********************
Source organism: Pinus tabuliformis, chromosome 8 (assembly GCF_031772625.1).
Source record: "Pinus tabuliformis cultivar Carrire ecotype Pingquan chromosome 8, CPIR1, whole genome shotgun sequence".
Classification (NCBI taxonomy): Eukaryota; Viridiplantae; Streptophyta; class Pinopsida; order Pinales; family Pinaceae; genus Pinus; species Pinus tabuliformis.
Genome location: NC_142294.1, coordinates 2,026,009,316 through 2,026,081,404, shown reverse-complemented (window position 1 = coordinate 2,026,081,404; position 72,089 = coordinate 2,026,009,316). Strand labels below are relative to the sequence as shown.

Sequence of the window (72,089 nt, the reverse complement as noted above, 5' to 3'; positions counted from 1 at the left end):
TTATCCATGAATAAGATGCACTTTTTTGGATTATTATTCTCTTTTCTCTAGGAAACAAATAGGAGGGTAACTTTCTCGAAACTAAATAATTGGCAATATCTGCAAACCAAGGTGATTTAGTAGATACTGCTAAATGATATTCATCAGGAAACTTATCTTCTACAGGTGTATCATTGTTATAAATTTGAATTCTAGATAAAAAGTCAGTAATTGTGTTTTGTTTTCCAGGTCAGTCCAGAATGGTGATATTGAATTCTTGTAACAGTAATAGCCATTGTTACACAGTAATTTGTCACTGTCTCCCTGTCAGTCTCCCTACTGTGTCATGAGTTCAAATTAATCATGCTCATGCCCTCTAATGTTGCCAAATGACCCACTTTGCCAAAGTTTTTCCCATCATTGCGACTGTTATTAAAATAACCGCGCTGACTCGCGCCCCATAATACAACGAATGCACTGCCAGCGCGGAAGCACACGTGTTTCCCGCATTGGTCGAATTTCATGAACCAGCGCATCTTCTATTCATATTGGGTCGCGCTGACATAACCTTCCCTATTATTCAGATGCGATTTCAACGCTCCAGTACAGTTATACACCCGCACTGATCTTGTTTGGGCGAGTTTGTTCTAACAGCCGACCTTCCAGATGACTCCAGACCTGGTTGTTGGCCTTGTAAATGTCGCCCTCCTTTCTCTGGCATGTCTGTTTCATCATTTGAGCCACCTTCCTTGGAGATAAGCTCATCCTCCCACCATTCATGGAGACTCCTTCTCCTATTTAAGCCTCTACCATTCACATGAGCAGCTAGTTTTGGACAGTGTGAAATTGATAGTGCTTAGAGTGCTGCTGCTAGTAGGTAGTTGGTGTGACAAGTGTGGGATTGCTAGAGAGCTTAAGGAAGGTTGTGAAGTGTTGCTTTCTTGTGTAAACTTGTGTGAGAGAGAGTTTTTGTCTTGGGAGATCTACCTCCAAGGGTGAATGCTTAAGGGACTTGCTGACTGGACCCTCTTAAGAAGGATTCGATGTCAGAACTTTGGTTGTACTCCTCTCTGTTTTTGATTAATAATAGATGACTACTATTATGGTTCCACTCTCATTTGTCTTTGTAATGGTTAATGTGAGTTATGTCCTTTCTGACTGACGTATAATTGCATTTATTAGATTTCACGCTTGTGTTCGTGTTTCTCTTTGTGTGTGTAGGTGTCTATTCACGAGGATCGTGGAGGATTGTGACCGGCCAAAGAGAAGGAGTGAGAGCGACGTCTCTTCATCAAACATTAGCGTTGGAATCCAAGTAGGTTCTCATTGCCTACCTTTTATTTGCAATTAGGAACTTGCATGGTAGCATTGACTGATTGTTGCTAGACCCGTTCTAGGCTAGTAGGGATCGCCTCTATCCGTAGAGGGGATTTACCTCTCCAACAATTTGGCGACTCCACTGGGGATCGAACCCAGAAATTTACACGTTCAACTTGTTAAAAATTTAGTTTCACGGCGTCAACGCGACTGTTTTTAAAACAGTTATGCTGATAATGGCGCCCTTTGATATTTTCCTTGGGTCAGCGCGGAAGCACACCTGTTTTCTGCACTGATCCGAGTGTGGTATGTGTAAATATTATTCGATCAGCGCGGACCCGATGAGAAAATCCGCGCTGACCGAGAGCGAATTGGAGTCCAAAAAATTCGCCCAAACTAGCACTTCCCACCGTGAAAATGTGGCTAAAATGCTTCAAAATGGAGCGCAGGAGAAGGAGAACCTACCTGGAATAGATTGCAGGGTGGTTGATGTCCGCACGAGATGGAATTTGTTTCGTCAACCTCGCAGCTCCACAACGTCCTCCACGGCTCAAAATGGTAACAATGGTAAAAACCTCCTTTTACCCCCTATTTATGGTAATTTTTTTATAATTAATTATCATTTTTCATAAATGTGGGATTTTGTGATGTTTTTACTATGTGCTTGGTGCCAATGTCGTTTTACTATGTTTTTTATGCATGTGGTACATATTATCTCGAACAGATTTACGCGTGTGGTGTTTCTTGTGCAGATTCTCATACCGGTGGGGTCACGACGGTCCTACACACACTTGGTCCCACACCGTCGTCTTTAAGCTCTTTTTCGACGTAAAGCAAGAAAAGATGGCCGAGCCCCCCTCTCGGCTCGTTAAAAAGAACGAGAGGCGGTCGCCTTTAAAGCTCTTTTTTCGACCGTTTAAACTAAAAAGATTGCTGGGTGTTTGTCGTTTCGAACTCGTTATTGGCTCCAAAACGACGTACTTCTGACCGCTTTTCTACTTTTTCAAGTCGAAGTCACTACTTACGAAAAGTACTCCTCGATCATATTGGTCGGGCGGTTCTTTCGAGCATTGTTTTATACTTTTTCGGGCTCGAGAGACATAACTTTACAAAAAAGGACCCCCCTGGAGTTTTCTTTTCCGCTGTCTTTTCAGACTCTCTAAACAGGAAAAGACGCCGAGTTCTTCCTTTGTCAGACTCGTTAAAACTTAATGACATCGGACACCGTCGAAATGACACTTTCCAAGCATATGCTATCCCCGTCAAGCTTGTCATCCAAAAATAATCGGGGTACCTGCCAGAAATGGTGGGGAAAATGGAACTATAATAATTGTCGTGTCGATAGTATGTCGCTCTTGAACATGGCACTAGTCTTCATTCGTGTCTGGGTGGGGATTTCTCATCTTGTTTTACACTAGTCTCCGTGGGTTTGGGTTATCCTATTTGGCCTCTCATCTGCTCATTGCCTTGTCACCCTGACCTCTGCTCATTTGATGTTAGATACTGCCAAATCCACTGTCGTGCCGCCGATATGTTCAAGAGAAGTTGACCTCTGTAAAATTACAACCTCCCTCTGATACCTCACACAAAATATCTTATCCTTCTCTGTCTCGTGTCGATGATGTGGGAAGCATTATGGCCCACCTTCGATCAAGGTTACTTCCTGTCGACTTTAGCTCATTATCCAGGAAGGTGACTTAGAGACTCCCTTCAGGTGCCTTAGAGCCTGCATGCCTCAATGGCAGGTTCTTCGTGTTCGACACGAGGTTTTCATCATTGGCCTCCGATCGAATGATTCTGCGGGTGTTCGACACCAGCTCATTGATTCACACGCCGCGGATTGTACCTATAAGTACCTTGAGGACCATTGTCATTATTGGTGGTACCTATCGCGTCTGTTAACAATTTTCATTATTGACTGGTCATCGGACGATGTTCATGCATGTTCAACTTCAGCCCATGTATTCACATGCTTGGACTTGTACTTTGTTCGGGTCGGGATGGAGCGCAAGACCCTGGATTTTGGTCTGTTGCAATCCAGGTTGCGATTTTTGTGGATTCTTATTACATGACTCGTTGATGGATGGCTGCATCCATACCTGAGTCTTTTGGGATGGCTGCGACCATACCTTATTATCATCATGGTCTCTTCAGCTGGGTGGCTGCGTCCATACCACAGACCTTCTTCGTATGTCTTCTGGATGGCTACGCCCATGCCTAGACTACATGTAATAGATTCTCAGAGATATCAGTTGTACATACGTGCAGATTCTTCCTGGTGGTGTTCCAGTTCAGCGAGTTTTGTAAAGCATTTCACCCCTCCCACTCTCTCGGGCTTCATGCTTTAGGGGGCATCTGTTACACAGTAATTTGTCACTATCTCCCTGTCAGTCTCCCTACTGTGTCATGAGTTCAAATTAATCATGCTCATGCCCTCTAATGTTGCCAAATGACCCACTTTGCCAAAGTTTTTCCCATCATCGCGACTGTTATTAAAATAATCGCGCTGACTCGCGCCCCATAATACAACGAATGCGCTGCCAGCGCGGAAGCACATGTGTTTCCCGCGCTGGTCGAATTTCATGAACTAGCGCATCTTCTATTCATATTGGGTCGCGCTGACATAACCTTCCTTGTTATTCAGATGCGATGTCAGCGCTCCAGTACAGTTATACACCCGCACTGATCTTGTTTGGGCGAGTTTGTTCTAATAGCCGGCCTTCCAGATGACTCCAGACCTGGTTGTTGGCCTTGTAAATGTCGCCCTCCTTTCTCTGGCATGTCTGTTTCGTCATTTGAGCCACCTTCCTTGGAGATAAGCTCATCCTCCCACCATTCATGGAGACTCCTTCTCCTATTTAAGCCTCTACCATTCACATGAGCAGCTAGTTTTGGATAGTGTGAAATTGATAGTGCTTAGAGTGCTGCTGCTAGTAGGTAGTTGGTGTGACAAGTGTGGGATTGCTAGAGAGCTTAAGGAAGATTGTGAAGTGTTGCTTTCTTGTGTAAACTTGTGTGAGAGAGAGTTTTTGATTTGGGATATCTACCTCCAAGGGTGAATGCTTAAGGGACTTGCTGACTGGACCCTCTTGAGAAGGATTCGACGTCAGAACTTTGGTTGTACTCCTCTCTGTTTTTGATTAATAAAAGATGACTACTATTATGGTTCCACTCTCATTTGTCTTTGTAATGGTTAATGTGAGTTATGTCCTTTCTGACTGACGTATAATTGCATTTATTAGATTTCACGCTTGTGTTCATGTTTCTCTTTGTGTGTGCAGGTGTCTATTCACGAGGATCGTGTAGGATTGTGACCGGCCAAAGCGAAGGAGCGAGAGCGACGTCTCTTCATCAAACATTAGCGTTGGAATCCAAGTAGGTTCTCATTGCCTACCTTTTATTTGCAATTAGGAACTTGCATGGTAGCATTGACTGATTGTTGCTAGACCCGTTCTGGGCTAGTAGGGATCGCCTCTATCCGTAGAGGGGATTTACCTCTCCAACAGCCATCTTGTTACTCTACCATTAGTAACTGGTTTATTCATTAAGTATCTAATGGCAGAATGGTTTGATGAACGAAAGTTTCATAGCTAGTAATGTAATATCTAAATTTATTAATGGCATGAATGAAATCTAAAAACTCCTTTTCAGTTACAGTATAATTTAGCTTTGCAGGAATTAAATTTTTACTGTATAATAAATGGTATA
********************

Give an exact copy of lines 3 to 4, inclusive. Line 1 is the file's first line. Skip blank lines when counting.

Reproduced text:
Classification (NCBI taxonomy): Eukaryota; Viridiplantae; Streptophyta; class Pinopsida; order Pinales; family Pinaceae; genus Pinus; species Pinus tabuliformis.
Genome location: NC_142294.1, coordinates 2,026,009,316 through 2,026,081,404, shown reverse-complemented (window position 1 = coordinate 2,026,081,404; position 72,089 = coordinate 2,026,009,316). Strand labels below are relative to the sequence as shown.